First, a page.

There is a third puruÀ¡rtha, dharma, that is neither artha nor k¡ma. Dharma is a word with many meanings, as we shall see.
Here, it refers to the pleasure born of harmony, the pleasure derived from friendship, sharing, helping another person, and so on. For example, when you are able to relieve someone's suffering, you experience a joy that is not k¡ma. This form of pleasure is different from both artha and k¡ma in that you do not usually seek out a person in pain in order to pick up some pleasure. It is not the same as going to Hawaii or to a concert. You happen to come across someone in pain, you are able to alleviate the person's discomfort, and you feel happy.
A doctor who does not work purely for financial gain enjoys this kind of pleasure. Charity works in the same way.
Those who are able to discover joy in such work do so, I would say, because there is inner growth and understanding, a certain sensitivity on their part. This sensitivity is also required to understand love, for to love another person thoroughly is to understand the other person, for which one should be educated, cultured. If a person has not learned through experiences, if a person is not cultured, what kind of joy can he or she get out of life? For such people, there can be only sensory pleasures, eating, for example. But many simple joys are lacking in their lives. Thus, the gain in one's life is commensurate with what one knows.
It seems that a certain professor of medicine, in his introductory class, said, 'What your mind does not know, your eyes do not see.' What he meant was that, without medical knowledge the cause for a disease would continue to elude a person, even though the symptoms are everywhere. The eyes may see the symptoms, but the mind does not know. In life also, the more I know, the brighter life is, because I cannot see more than what I know. This is not to imply that I should necessarily get more out of life, only that my life is to be lived properly, fully, which implies a lot of understanding.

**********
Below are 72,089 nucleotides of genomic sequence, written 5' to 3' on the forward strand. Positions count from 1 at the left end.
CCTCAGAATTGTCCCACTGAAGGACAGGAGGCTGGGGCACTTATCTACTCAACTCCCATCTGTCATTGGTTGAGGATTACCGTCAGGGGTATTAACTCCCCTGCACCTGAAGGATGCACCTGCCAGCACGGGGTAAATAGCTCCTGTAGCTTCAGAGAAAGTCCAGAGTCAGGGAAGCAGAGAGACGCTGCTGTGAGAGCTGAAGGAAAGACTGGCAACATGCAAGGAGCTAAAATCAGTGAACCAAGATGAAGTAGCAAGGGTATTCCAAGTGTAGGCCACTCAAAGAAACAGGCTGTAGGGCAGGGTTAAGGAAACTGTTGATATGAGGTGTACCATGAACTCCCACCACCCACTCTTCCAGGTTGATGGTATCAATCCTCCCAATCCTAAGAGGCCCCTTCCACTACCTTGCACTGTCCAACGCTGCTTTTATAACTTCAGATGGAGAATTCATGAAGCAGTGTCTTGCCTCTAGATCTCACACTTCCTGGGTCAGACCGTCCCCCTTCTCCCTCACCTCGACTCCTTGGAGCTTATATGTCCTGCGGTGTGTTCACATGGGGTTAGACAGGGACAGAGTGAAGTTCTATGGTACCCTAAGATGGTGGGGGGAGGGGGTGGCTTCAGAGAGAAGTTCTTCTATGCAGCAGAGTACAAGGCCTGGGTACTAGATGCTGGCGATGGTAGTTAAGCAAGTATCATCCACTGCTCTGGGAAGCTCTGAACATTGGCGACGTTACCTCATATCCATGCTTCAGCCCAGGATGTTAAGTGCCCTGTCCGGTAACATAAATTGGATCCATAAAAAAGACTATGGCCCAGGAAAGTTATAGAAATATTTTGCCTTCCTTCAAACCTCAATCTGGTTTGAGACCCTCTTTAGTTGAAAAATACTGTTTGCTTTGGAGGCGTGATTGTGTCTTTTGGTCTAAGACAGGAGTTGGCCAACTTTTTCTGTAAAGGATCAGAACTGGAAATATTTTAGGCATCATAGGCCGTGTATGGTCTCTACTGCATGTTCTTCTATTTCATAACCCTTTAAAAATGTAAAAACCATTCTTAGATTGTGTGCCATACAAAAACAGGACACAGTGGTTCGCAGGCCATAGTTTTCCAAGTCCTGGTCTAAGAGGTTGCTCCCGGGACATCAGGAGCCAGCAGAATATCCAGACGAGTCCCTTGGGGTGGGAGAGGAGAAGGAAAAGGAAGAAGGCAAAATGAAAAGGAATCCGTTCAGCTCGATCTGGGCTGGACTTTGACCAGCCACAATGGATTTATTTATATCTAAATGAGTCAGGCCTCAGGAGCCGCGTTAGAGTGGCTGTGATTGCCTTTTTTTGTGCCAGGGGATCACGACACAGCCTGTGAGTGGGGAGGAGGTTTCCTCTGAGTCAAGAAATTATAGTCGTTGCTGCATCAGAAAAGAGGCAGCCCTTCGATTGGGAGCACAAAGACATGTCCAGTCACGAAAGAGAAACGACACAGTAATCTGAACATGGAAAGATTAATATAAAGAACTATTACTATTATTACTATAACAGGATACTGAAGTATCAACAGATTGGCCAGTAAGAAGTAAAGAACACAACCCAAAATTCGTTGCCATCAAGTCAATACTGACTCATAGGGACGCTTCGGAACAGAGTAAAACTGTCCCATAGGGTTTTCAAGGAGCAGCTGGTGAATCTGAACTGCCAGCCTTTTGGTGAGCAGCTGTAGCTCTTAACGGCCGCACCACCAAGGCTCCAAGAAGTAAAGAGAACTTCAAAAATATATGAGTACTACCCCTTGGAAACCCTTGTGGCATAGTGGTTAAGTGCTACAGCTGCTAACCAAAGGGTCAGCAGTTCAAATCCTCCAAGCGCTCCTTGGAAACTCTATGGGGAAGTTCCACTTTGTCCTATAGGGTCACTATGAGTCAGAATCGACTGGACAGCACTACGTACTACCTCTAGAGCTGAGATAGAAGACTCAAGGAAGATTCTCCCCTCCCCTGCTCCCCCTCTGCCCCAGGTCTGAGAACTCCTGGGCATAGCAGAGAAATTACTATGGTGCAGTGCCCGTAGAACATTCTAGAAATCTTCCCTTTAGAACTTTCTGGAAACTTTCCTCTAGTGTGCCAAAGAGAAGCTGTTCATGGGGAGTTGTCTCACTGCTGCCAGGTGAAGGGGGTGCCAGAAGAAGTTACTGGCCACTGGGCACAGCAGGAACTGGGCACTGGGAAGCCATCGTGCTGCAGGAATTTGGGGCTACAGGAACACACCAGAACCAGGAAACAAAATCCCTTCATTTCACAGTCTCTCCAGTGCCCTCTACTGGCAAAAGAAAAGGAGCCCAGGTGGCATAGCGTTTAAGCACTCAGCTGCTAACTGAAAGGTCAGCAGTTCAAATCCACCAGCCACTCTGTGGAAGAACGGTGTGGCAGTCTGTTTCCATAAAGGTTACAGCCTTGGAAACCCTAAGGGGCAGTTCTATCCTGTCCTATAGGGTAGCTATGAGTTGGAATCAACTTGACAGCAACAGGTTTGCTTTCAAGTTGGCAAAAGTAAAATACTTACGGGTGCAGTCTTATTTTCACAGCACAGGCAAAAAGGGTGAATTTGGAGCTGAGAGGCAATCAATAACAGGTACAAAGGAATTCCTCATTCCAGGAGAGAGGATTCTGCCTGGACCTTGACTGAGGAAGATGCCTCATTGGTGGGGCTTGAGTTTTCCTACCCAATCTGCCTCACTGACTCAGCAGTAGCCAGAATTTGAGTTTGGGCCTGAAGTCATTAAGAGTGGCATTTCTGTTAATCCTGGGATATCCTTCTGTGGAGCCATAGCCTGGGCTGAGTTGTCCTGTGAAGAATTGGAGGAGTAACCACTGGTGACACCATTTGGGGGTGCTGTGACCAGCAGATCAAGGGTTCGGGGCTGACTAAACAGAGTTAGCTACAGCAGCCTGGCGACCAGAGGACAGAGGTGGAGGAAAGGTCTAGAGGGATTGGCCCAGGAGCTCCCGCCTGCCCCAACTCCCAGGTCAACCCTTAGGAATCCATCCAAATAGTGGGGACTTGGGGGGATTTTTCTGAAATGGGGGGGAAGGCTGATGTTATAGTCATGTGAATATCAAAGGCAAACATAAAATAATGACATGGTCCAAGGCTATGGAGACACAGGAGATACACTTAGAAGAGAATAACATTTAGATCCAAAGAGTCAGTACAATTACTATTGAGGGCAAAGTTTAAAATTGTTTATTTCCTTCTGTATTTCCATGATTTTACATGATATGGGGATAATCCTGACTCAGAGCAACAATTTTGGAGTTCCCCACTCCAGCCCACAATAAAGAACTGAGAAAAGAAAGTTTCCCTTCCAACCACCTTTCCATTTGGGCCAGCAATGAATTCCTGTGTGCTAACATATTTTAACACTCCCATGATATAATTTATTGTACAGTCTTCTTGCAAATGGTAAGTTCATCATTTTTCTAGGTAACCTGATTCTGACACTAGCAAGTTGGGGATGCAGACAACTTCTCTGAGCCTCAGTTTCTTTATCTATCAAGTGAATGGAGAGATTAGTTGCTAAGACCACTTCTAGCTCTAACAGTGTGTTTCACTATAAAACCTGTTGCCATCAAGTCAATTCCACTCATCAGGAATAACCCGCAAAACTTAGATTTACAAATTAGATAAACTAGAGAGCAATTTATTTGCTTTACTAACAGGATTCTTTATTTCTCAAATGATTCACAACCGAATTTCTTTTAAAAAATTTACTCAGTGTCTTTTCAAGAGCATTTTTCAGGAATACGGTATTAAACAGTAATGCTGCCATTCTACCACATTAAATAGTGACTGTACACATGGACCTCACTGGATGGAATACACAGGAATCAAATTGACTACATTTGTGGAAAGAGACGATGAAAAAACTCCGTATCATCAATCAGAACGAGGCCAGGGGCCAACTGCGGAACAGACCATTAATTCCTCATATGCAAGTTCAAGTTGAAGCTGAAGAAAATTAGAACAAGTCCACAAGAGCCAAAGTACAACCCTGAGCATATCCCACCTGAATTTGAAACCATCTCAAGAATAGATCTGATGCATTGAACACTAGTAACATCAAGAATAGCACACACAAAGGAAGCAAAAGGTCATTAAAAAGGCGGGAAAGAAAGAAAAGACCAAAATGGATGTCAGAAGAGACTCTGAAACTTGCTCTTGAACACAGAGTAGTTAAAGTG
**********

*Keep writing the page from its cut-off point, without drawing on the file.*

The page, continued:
Living does not simply mean dragging yourself around from day to day — from bed to work, back home and to bed again. The whole process repeats itself until the weekend comes. Then you drag yourself to some recreation in the hope of forgetting yourself — which is why recreation becomes so important. In fact, your whole life can be a recreation. Someone once asked a Swami, 'Swamiji, do you not take any holidays? You seem to be working every day.' In fact, the Swami's life is one long holiday.
If you enjoy what you do, life is very simple. If you do not enjoy what you do, then you have to do something to enjoy, which can be very costly. On the other hand, any pleasure that comes out of one's maturing process is a different type of joy. Not hurting someone, or doing the right thing at the right time, for instance, gives you joy — if not immediately, later. Suppose you have postponed doing something, like the laundry, vacuuming, or letter writing, the day you decide to do it — and do it, you find that there is a joy in finally having done it — a joy that is neither pleasure nor security. It is just doing what is to be done; it is dharma, a very big topic that we will discuss later. For now, it is enough to know that as you grow in your understanding, your dharma also grows.
These, then, are three of the four puruÀ¡rthas- artha, k¡ma and dharma. Because of the importance we place on dharma, the order can now be reversed — dharma, artha, and k¡ma.
Dharma accounts for your maturity. The more mature you are, the more dh¡rmika you are. In order to be mature, an understanding of dharma and conformity to it become of prime importance in one's life. Thus, dharma occupies the first place among these three human ends. Without violating dharma, doing what is to be done, you pursue artha and k¡ma, security and pleasure. This is how these three universal human pursuits are to be understood.